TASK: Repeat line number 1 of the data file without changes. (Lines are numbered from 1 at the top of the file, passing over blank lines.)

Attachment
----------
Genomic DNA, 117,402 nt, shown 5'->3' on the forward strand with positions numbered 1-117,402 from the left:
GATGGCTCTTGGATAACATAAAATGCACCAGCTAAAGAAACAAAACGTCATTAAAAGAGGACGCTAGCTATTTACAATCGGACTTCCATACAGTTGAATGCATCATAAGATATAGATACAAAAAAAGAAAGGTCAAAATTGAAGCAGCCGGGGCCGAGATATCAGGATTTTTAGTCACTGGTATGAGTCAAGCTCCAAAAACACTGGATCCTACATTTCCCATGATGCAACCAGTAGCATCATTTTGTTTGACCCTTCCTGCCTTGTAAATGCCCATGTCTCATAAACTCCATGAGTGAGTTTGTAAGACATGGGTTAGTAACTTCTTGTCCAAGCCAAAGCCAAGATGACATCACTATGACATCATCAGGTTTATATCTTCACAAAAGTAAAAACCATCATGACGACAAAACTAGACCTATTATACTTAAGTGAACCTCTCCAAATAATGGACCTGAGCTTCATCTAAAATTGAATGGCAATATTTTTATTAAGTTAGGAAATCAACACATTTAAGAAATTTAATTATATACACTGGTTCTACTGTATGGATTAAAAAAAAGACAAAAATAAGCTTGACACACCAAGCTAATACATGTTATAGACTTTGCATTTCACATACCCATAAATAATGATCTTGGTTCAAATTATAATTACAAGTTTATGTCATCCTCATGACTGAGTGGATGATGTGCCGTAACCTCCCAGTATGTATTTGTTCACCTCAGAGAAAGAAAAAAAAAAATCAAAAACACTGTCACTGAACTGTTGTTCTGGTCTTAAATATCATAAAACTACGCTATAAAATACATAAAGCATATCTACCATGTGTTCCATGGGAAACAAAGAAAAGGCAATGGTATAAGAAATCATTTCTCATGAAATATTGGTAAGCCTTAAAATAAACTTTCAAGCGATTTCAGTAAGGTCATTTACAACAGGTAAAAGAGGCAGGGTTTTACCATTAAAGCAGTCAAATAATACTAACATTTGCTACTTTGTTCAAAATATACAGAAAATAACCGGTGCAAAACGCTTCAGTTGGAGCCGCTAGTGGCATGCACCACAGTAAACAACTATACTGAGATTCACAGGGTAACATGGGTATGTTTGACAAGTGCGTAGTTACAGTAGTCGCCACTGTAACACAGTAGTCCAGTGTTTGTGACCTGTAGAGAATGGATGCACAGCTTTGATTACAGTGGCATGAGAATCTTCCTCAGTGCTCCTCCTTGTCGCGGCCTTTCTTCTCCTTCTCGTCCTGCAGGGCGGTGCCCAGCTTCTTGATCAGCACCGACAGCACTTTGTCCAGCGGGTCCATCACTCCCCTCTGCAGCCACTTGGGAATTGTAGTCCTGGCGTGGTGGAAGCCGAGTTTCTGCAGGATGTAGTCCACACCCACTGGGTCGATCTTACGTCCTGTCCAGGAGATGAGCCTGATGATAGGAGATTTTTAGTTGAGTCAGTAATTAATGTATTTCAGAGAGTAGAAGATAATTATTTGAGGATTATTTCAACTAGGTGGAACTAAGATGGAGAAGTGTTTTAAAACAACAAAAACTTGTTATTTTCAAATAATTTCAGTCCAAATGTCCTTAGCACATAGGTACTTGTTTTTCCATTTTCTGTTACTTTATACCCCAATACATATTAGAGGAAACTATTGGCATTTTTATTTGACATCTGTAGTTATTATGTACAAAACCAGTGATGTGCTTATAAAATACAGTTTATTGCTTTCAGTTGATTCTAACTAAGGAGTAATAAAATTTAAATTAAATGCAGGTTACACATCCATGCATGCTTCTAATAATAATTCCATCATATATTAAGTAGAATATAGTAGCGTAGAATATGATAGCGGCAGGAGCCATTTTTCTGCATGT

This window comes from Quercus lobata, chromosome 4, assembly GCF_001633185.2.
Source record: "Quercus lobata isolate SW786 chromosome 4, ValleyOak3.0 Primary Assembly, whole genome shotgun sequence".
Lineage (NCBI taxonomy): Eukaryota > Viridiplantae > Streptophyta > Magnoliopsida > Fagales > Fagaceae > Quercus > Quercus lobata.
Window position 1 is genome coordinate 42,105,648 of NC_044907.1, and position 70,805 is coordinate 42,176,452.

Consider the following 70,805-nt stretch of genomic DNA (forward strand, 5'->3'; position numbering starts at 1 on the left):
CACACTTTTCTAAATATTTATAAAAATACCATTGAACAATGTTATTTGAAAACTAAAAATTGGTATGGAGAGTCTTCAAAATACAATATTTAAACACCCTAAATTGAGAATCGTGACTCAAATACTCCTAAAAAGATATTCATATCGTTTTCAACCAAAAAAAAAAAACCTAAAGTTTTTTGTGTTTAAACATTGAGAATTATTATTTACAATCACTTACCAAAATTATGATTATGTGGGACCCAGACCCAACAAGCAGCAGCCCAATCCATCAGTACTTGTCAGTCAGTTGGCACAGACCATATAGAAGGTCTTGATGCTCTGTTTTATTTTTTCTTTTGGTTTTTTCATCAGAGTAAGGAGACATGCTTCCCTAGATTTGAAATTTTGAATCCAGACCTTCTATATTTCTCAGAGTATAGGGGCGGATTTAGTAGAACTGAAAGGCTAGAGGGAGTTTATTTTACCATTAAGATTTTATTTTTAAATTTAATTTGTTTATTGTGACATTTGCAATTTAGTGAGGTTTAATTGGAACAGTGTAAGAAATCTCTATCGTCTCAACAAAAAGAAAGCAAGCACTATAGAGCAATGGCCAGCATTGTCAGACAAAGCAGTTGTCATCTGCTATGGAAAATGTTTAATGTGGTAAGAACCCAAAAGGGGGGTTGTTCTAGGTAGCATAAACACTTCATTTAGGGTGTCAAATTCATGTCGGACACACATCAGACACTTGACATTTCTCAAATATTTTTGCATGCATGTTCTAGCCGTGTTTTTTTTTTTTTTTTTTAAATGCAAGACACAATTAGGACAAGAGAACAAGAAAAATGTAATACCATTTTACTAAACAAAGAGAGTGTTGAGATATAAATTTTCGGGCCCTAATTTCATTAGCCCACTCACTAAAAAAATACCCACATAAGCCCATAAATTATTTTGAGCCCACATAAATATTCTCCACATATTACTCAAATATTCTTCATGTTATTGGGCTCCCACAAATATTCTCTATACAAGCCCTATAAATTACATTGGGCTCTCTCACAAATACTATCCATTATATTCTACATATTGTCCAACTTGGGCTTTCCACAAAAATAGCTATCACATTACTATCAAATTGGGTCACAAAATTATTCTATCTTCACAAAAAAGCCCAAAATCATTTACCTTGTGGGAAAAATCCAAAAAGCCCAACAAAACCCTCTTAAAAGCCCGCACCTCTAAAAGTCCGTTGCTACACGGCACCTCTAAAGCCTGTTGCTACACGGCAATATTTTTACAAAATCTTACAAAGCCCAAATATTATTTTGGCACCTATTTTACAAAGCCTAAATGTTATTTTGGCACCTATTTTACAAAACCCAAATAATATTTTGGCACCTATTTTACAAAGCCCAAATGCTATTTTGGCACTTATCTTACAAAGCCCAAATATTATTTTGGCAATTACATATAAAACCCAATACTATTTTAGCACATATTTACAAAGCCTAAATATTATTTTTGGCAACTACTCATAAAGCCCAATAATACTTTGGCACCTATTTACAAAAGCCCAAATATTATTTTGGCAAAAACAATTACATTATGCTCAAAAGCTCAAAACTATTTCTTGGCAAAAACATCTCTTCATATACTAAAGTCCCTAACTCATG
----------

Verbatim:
Genomic DNA, 117,402 nt, shown 5'->3' on the forward strand with positions numbered 1-117,402 from the left: